By this time the rain had passed, and we were finally receiving enough sun to warm up. I unzipped the vents in my jacket and we headed west on the long run towards Highway 1. About 30 miles down the road my ignition suddenly packed up. The bike started to cut out, and refused to run above about 1,500 rpm. At first I assumed it was bad gas, but I began to doubt this diagnosis when I discovered the bike would idle fine and pull hard as long as I kept the revs down. I sent Bob on ahead to enjoy the fire roads and putted along pleasantly at whatever gear the bike would pull, usually fourth, sometimes fifth. I capitalized on the chance to enjoy the scenery instead of burning brain cells by running hard and avoiding the deep chasms slicing into the road caused by the El Nino driven erosion. It was during this section that I noticed the entire desert, in fact the entire peninsula, was in bloom. Valleys of cactus were sprouting flowers, and every corner offered new vistas of wide varieties of flowering plants.
We made it to Highway 1, and I stopped to troubleshoot my bike. While I was swapping plugs with a spare that Bob had, a Honda Civic pulled up with a couple of kids from San Francisco. They were anxious to make it to the Bay of Cortez side, and were wondering if the road we had just come down would take them there. We eyed the low ground clearance of the car, and compared it with the boulder strewn river bottom we’d rode through a few miles back. We told the kids they’d better prepare for the long trip back North and around on the pavement, lest they be stranded as vulture bait somewhere in the interior.
After replacing the spark plug, on a whim, I lay down and looked up at the coil tucked under the gas tank. There was a wire dangling off of it. It looked like a connector had come loose somewhere along the trail. I reconnected the wire, kicked the bike, and presto-chango, bike-o!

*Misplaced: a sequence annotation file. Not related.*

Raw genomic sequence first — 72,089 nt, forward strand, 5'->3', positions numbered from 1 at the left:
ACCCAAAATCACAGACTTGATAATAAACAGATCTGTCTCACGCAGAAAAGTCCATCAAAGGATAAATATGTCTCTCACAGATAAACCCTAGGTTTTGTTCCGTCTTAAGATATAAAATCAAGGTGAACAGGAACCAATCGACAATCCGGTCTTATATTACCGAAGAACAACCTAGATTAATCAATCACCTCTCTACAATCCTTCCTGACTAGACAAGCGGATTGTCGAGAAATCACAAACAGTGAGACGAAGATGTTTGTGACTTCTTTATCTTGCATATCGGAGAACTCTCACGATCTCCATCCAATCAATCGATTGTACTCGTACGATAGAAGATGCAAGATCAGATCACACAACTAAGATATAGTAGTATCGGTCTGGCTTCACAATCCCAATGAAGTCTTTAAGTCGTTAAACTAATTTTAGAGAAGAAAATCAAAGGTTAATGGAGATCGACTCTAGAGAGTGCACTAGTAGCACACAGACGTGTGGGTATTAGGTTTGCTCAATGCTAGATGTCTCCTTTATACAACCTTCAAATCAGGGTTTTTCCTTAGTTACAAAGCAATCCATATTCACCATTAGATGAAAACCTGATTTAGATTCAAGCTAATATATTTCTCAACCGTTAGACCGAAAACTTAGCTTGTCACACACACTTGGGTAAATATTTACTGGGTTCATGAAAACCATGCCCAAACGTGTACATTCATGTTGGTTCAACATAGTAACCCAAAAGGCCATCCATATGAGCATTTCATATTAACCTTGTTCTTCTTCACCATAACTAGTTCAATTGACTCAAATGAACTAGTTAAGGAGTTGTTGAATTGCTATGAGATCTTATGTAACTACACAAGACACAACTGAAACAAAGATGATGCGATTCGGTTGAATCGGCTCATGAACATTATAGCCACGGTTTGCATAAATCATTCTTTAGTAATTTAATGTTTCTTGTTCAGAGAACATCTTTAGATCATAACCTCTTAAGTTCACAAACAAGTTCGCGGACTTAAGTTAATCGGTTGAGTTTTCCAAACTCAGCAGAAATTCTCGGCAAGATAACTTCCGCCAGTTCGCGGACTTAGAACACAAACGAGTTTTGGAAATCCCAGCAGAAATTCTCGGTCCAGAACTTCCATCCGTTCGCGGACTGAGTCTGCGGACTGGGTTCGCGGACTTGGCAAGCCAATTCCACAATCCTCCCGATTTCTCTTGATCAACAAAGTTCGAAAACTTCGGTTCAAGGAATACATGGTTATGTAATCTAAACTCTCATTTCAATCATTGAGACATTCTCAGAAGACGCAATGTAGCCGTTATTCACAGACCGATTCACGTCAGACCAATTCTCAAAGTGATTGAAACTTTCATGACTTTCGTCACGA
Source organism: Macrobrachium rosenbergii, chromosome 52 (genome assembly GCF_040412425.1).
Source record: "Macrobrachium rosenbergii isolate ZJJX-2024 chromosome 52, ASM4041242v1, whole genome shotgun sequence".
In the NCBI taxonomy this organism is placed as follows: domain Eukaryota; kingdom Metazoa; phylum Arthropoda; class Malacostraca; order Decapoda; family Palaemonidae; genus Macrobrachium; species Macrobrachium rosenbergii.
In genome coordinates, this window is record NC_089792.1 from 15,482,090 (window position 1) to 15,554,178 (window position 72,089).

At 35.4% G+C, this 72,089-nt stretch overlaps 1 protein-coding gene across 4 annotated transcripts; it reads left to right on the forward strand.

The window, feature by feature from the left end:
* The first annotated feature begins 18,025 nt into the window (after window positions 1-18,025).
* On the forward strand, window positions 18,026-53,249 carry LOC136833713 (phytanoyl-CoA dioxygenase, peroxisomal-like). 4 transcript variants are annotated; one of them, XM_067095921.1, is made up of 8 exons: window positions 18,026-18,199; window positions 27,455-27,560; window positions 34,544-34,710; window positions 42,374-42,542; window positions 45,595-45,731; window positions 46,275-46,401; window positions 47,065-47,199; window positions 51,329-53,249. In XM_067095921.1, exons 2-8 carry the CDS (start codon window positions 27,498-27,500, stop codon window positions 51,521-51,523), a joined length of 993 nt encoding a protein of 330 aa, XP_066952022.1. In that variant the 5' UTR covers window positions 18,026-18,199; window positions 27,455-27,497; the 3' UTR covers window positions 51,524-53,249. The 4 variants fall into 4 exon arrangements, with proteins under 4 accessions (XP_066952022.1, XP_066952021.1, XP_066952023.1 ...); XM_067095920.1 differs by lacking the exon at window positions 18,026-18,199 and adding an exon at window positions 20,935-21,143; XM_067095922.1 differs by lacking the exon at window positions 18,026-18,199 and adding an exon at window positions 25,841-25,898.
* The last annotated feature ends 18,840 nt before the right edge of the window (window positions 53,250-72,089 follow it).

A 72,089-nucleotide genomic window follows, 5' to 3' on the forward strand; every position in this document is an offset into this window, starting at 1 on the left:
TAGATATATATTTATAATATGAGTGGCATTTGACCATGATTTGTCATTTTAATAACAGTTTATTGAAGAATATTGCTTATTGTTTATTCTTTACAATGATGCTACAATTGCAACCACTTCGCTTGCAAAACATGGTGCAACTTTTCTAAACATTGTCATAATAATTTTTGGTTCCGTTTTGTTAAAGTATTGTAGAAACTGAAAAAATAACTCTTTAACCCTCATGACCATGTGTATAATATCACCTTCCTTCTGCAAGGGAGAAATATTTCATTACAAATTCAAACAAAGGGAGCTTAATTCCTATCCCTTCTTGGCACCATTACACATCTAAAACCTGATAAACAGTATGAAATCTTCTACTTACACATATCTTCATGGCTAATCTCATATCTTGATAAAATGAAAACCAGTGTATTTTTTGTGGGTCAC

We rode the pavement down to our night’s stop at the Old Mill Resort, hard along a bay on the Pacific. No destination had ever looked sweeter as we pulled into the lot. After our end of day maintenance chores, we celebrated our good fortune of surviving day one with a cold beer and a long, Technicolor sunset.
As the riders trickled in off the trail, boots were drained and soaked socks, pants, gloves and jerseys appeared outside of each room, silent offerings to the evaporation gods. The vets conferred with knowing nods and murmured chuckles of shared moments and rueful predictions of more challenges to come. The rookies looked furtively at these grizzled veterans and exchanged looks of trepidation. If there were five more days of this…
At exactly 4:30 a.m. my eyes popped open. A few seconds later I heard the rooster crow again. Deciding it was a waste of time to try to fight it, Bob and I got up and started to get ready for the day. As I walked outside, the sky was just beginning to lighten in the East. The moon shone brightly overhead, casting a blue light on the fluttering bats in the hotel courtyard. We joined a couple of other early risers waiting outside the restaurant and spent our time admiring the mirror-smooth bay at low tide.
At breakfast we met Russell Ogilvie, a real estate developer from Shreveport, Louisiana. He was also a rookie, and we shared adventure stories from day one. The rivers were already getting deeper and wider less than 24 hours later. We gobbled down a quick breakfast and headed South.
Our first stop was the scenic overlook at Seal Cave Point. There were beautiful views of the Pacific and migrating whales just offshore. From here we connected with a long route up a river wash, including daunting deep sand with boulders. We climbed up out of the valley on a nice fire road and stopped to admire the view back down the valley.
I led this stage and was really starting to feel good on the bike for the first time. This trail was a treat, riding the ridges of the high desert with nice high speed berms and a perfectly twisting route through the cactus. After about 20 minutes I stopped to take a short break and wait for Bob. It was about 10 a.m., 21 miles since gas, it was raining again, and Bob wasn’t there. I waited about ten long minutes before any riders came along. I asked each one passing, but they didn’t report anybody down, having trouble or changing a flat. This was more troubling than hearing that he was fixing something. Broken in Baja is bad but livable when there are chase trucks, sweep riders and radios. AWOL in Baja is just plain bad.